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How to Leverage AI to Improve Customer Engagement.

Written by Corinium

How to Leverage AI to Improve Customer Engagement.

Written by Corinium on Oct 2, 2018 2:56:15 AM

CDAO CDO CDS CAO Trending CDS Data and Analytics

Ahead of the Chief Data & Analytics Officer (CDAO) New Zealand, we caught up with Kari Jones,  Data Science Manager at Air New Zealand to discuss the ways in which organisations can ensure progression in their analytics strategy, the key considerations for leveraging AI and ML to improve customer engagement strategies as well as the impact that AI and ML has had on organisations.


It seems like everywhere we look, machine Learning and AI are changing the world, how can companies best incorporate it to their Data infrastructure?

The fundamental premise of garbage in garbage out has not changed. Data quality has never become more important because businesses are starting to hand over decision making to ML models. Previously business people would have over layed their knowledge of the data quality and ensured their decision making compensated for it. If organisations want to leverage ML and put models into production as part of the business process then the data infrastructure needs to include robust data quality processes in the data pipelines.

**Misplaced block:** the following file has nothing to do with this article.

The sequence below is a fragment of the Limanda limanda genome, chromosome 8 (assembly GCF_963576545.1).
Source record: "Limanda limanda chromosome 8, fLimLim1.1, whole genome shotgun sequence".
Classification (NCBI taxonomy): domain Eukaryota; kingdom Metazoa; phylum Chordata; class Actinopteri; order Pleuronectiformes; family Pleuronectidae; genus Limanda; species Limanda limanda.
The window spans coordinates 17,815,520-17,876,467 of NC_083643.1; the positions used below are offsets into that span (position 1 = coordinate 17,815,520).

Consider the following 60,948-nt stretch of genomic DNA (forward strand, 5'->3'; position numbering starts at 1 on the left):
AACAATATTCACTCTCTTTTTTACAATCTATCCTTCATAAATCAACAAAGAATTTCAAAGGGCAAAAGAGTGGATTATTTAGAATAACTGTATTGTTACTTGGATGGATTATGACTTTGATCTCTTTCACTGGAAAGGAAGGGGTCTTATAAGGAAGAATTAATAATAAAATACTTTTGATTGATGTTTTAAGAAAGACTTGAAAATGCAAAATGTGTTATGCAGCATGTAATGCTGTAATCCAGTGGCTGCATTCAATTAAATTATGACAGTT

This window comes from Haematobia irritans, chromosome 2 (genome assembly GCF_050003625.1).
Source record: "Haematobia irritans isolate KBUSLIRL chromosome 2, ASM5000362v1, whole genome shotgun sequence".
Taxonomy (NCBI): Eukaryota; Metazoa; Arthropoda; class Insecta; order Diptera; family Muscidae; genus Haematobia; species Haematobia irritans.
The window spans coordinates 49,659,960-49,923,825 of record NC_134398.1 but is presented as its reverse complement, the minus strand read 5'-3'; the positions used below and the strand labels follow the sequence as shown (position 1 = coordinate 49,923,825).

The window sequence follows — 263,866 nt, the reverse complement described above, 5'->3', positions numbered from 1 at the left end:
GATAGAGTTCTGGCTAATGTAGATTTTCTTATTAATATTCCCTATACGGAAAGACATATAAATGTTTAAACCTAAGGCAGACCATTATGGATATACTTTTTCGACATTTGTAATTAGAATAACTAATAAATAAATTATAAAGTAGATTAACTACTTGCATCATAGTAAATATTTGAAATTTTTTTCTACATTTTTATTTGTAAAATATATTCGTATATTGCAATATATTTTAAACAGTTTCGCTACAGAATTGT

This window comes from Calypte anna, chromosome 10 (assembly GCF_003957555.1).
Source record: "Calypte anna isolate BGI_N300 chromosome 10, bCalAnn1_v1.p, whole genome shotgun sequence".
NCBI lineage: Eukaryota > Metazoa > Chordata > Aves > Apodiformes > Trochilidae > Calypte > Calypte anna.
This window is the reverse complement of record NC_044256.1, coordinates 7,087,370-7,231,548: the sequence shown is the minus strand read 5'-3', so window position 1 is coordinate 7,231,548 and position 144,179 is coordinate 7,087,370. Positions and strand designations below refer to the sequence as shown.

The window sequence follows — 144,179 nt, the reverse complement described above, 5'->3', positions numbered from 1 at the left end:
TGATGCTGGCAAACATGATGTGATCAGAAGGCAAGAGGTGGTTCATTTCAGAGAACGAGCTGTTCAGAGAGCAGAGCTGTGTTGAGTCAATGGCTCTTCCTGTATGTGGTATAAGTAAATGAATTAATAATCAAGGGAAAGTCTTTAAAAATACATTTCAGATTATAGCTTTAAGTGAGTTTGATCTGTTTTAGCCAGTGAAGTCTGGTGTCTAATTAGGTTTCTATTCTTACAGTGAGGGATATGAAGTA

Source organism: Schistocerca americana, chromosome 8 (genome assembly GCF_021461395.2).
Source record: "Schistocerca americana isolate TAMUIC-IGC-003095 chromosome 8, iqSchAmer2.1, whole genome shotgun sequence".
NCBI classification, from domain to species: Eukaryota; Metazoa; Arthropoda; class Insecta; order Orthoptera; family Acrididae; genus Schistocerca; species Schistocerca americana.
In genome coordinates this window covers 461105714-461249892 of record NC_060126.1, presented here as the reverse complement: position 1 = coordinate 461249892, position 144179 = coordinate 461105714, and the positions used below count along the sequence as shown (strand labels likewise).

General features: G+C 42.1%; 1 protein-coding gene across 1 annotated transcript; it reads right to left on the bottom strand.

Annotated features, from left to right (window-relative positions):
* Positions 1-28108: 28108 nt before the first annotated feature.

What steps can an organisation take to progress analytics from descriptive to diagnostic, to predictive and prescriptive?

From an organisational structure perspective it is critical that organisations correctly match up right team skills to the analytics projects. Data scientists with strong expertise in ML and statistical modelling will quickly get frustrated and disillusioned if they are regularly being asked to deliver descriptive projects or to man an analytics rapid response hotline. While there is an appreciation that sometimes there will be descriptive projects to complete, making that the norm will mean the organisation is not getting the most value from their data scientists.